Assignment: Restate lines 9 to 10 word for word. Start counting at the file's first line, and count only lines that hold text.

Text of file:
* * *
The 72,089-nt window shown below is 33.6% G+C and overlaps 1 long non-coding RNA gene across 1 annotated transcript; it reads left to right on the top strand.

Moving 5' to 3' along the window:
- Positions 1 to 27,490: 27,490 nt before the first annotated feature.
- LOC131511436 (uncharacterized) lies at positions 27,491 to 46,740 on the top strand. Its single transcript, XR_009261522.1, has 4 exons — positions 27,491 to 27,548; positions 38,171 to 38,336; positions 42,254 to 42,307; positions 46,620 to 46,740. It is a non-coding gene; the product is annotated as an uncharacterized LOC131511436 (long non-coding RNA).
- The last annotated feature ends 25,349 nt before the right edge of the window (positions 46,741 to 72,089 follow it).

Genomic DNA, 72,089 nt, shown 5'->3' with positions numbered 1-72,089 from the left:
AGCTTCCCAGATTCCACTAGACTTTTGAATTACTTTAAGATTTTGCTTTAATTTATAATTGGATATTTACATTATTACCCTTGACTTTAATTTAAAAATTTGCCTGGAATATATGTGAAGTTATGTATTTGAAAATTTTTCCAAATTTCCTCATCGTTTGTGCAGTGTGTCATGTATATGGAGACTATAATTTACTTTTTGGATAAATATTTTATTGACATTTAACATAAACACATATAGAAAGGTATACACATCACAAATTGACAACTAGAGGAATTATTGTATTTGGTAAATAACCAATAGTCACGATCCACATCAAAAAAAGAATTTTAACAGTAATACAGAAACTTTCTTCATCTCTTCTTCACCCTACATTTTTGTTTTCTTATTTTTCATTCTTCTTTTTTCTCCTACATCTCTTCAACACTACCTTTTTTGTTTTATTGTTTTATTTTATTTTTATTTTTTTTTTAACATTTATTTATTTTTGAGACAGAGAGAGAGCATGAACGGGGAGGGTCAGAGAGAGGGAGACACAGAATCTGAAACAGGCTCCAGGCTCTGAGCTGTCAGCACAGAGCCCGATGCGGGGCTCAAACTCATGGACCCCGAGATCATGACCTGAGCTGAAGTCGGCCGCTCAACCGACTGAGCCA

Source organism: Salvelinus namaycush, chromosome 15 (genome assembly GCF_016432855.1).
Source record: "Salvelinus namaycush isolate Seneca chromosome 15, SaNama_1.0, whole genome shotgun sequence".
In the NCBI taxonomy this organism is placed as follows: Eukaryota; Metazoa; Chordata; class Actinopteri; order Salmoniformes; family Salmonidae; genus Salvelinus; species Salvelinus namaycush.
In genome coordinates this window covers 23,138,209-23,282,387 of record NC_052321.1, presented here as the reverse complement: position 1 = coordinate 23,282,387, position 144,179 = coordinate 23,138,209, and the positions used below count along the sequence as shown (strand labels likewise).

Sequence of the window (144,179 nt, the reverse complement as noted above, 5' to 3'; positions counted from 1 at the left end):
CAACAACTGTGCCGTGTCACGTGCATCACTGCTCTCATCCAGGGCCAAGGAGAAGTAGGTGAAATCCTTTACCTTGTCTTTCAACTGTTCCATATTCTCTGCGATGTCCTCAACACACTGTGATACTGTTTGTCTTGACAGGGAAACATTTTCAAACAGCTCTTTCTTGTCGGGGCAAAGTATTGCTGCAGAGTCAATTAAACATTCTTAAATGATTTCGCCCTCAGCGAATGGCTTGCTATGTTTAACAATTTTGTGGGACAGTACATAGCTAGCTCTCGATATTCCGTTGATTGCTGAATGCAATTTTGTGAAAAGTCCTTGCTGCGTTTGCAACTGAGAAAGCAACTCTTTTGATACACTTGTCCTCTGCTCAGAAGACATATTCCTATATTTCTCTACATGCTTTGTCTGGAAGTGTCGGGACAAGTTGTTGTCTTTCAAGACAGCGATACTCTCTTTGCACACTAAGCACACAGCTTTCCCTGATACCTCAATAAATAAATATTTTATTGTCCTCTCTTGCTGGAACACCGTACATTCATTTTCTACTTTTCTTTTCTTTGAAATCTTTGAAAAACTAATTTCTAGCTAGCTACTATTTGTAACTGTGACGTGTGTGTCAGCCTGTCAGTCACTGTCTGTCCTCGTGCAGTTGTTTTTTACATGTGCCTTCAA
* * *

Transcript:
Source record: "Salvelinus namaycush isolate Seneca chromosome 15, SaNama_1.0, whole genome shotgun sequence".
In the NCBI taxonomy this organism is placed as follows: Eukaryota; Metazoa; Chordata; class Actinopteri; order Salmoniformes; family Salmonidae; genus Salvelinus; species Salvelinus namaycush.